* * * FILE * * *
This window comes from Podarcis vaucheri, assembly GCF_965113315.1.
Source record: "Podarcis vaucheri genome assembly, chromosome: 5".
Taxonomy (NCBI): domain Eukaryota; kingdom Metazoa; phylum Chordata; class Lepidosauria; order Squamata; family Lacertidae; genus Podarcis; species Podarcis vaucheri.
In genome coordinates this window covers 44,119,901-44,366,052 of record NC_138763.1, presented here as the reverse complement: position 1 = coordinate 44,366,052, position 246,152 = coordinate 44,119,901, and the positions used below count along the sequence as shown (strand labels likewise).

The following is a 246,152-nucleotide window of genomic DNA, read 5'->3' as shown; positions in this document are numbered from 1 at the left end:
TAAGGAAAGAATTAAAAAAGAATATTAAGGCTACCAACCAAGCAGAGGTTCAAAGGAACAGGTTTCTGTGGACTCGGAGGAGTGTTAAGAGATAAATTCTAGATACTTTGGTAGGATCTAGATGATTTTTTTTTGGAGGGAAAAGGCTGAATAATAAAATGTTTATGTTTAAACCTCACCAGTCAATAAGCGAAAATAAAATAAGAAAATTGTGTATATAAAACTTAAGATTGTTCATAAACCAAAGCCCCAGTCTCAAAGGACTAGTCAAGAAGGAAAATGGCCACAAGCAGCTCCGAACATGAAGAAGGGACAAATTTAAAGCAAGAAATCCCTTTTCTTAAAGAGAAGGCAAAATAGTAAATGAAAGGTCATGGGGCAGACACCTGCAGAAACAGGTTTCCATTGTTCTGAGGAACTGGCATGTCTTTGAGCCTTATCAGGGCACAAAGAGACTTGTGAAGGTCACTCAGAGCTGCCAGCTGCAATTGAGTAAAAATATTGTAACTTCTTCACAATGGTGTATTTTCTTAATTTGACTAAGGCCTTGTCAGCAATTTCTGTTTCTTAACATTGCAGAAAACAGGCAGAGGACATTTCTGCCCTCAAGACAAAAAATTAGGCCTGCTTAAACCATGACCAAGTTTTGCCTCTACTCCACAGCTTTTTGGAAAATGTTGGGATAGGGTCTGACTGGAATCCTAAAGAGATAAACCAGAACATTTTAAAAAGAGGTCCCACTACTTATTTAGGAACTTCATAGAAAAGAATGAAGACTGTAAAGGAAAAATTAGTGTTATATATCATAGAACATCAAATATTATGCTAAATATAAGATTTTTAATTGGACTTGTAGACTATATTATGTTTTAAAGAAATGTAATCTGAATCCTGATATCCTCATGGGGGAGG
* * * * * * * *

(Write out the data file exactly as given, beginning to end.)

This window comes from Podarcis vaucheri, assembly GCF_965113315.1.
Source record: "Podarcis vaucheri genome assembly, chromosome: 5".
Taxonomy (NCBI): domain Eukaryota; kingdom Metazoa; phylum Chordata; class Lepidosauria; order Squamata; family Lacertidae; genus Podarcis; species Podarcis vaucheri.
In genome coordinates this window covers 44,119,901-44,366,052 of record NC_138763.1, presented here as the reverse complement: position 1 = coordinate 44,366,052, position 246,152 = coordinate 44,119,901, and the positions used below count along the sequence as shown (strand labels likewise).

The following is a 246,152-nucleotide window of genomic DNA, read 5'->3' as shown; positions in this document are numbered from 1 at the left end:
TAAGGAAAGAATTAAAAAAGAATATTAAGGCTACCAACCAAGCAGAGGTTCAAAGGAACAGGTTTCTGTGGACTCGGAGGAGTGTTAAGAGATAAATTCTAGATACTTTGGTAGGATCTAGATGATTTTTTTTTGGAGGGAAAAGGCTGAATAATAAAATGTTTATGTTTAAACCTCACCAGTCAATAAGCGAAAATAAAATAAGAAAATTGTGTATATAAAACTTAAGATTGTTCATAAACCAAAGCCCCAGTCTCAAAGGACTAGTCAAGAAGGAAAATGGCCACAAGCAGCTCCGAACATGAAGAAGGGACAAATTTAAAGCAAGAAATCCCTTTTCTTAAAGAGAAGGCAAAATAGTAAATGAAAGGTCATGGGGCAGACACCTGCAGAAACAGGTTTCCATTGTTCTGAGGAACTGGCATGTCTTTGAGCCTTATCAGGGCACAAAGAGACTTGTGAAGGTCACTCAGAGCTGCCAGCTGCAATTGAGTAAAAATATTGTAACTTCTTCACAATGGTGTATTTTCTTAATTTGACTAAGGCCTTGTCAGCAATTTCTGTTTCTTAACATTGCAGAAAACAGGCAGAGGACATTTCTGCCCTCAAGACAAAAAATTAGGCCTGCTTAAACCATGACCAAGTTTTGCCTCTACTCCACAGCTTTTTGGAAAATGTTGGGATAGGGTCTGACTGGAATCCTAAAGAGATAAACCAGAACATTTTAAAAAGAGGTCCCACTACTTATTTAGGAACTTCATAGAAAAGAATGAAGACTGTAAAGGAAAAATTAGTGTTATATATCATAGAACATCAAATATTATGCTAAATATAAGATTTTTAATTGGACTTGTAGACTATATTATGTTTTAAAGAAATGTAATCTGAATCCTGATATCCTCATGGGGGAGG